Ricky Hunley and Byron Evans are the top two tacklers in Arizona history, and beyond that, they defined the grit and toughness the Wildcats displayed during the Larry Smith era in the 1980s that put the program on the map nationally going from the WAC to the Pac-10.
Evans, 57, recorded the second-most tackles in Arizona history with 552, trailing Ricky Hunley’s 566, during his career at Arizona from 1983-86.
Passed over in the recruiting process by Arizona State out of Phoenix South Mountain, he evolved into a second-team All-American, as selected by the Associated Press and Football News, his senior season at Arizona in 1986. He was also the Pac-10 Defensive Player of the Year in 1986. He earned first-team All-Pac-12 honors as a junior and senior.
Thirty years after graduating from South Mountain in 1982, Evans, also a Philadelphia Eagles great, is serving as head coach of the Jaguars with an array of staff members with pro backgrounds, including former Arizona teammate Marsharne Graves, who is the offensive line coach. Graves went on to play for the Denver Broncos and Indianapolis Colts after his Wildcat career.
Evans’ staff includes storied South Mountain alums such Steve Jordan (six-time Pro Bowl selection of the Minnesota Vikings), Manuel Hendrix (Dallas Cowboys), Terry Wright (Cleveland Browns and Indianapolis Colts), Raymond Perryman (Baltimore Ravens and Jacksonville Jaguars), Rashad Bauman (Washington Football Team and Cincinnati Bengals), Terry Fair (Detroit Lions, Carolina Panthers and St. Louis Rams) and Kenny Cheatham (member of three national championship teams at Nebraska in 1994, 1995 and 1997).
In his second year as South Mountain’s head coach, Evans will bring his team to Tucson High on Friday night at 7 for his first head coaching experience in the city where his college career flourished. He will coach about a mile from Arizona Stadium, where his career propelled him to become an Arizona Hall of Famer.
The latest All Sports Tucson Talk Podcast features Evans discussing his return to Tucson, his budding coaching career and his time at Arizona under coach Larry Smith that helped prepare him to be a head coach. He also comments about the current state of the Wildcat program, of which he holds close since Smith and his staff recruited him when many others overlooked him coming out of South Mountain because he was considered too wiry at linebacker.
Evans redshirted at Arizona in 1982, played sparingly in 1983 and then won a starting job in the second game of the 1984 season. His tenacious tackling style was on display for the remainder of his career.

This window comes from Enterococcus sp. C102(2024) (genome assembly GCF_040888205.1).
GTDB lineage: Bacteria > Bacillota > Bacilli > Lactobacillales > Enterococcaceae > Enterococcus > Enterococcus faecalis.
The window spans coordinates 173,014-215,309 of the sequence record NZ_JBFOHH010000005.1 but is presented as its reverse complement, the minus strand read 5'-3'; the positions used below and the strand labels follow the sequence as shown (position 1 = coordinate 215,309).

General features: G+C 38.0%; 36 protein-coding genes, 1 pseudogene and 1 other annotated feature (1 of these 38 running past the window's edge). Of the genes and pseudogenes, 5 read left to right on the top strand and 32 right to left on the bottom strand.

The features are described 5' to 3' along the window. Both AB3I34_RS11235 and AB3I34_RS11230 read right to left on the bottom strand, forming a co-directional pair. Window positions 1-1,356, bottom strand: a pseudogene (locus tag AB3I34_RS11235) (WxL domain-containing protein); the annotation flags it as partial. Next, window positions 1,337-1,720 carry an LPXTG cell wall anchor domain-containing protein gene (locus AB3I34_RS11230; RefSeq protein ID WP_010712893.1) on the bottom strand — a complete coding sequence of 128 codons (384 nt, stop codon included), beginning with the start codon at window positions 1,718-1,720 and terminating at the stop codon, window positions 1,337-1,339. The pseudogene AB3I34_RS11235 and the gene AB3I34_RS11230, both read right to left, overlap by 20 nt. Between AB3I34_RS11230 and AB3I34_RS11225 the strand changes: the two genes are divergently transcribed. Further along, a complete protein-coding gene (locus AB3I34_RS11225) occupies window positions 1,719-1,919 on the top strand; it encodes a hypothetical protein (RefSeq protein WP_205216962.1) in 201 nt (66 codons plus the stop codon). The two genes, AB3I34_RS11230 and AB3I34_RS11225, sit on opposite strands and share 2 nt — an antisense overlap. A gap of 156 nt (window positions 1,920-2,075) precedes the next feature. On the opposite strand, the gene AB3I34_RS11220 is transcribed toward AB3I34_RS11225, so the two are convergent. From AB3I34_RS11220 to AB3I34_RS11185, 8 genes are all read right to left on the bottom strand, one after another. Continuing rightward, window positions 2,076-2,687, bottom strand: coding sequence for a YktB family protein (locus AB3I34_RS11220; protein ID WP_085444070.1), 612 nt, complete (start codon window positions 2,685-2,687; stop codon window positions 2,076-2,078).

“We didn’t know he would be that good,” Smith said in 1986.
Evans set the school record with 118 unassisted tackled in 1985 and came back with 111 more the next season. Counting bowl games, Evans has two of the top three tackle seasons in Pac-12 history — 211 in 1985 and 210 in 1986.
His most famous play occurred in the 1985 game against Arizona State. With the Wildcats trailing 13-3 late in the third quarter, Evans stripped the ball from punt returner Anthony Parker, with Arizona’s Don Be’Ans recovering for a touchdown. Two Max Zendejas fourth-quarter field goals — from 57 and 32 yards — won the game 16-13 as Arizona prevented the Sun Devils from going to the Rose Bowl.
“Ruben Rodriguez was probably one of the best punters in the conference. He got a lot of hang time (on the punt), and I wasn’t very fast, so it had to have a lot of hang time with Anthony Parker being one of the best return guys,” Evans told Shane Dale in “Territorial,” a book on the Arizona-ASU rivalry.
“And I just said, ‘This is the time that I’m going to make a play,’ and I just spoke it into fruition. I put my head in front of the ball, made a play and got the ball out.”
Evans had 18 career tackles for a loss and intercepted seven passes. He also recovered seven fumbles, two in the end zone.
He had a productive eight-year career with Philadelphia, which picked him in the fourth round, No. 93 overall, in the 1987 draft. In 1989, Evans had 184 tackles and intercepted three passes for the Eagles, prompting Eagles coach Buddy Ryan to call him “the hardest-hitting middle linebacker” in the NFL.
He was a second-team All-Pro selection in 1990 and 1992, serving as the defensive signal-caller for the Eagles’ legendary “Gang Green” defenses.
Evans made 806 career tackles and would have had many more, but his last play came in November 1994 when he severely broke his leg and tore knee ligaments while making a tackle vs. Cleveland. He rehabbed through all of 1995 and into the summer of 1996 before having to retire at 32.
Following his NFL career, Evans has lived in his native Phoenix, where he has served as a pastor at Shiloh Apostolic Church in addition to administering many coaching clinics before becoming South Mountain’s coach before the 2020 season.
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ALLSPORTSTUCSON.com publisher, writer and editor Javier Morales is a former Arizona Press Club award winner. He is a former Arizona Daily Star beat reporter for the Arizona basketball team, including when the Wildcats won the 1996-97 NCAA title. He has also written articles for CollegeAD.com, Bleacher Report, Lindy’s Sports, TucsonCitizen.com, The Arizona Republic, Sporting News and Baseball America, among many other publications. He has also authored the book “The Highest Form of Living”, which is available at Amazon. He became an educator five years ago and is presently a special education teacher at Gallego Fine Arts Intermediate in the Sunnyside Unified School District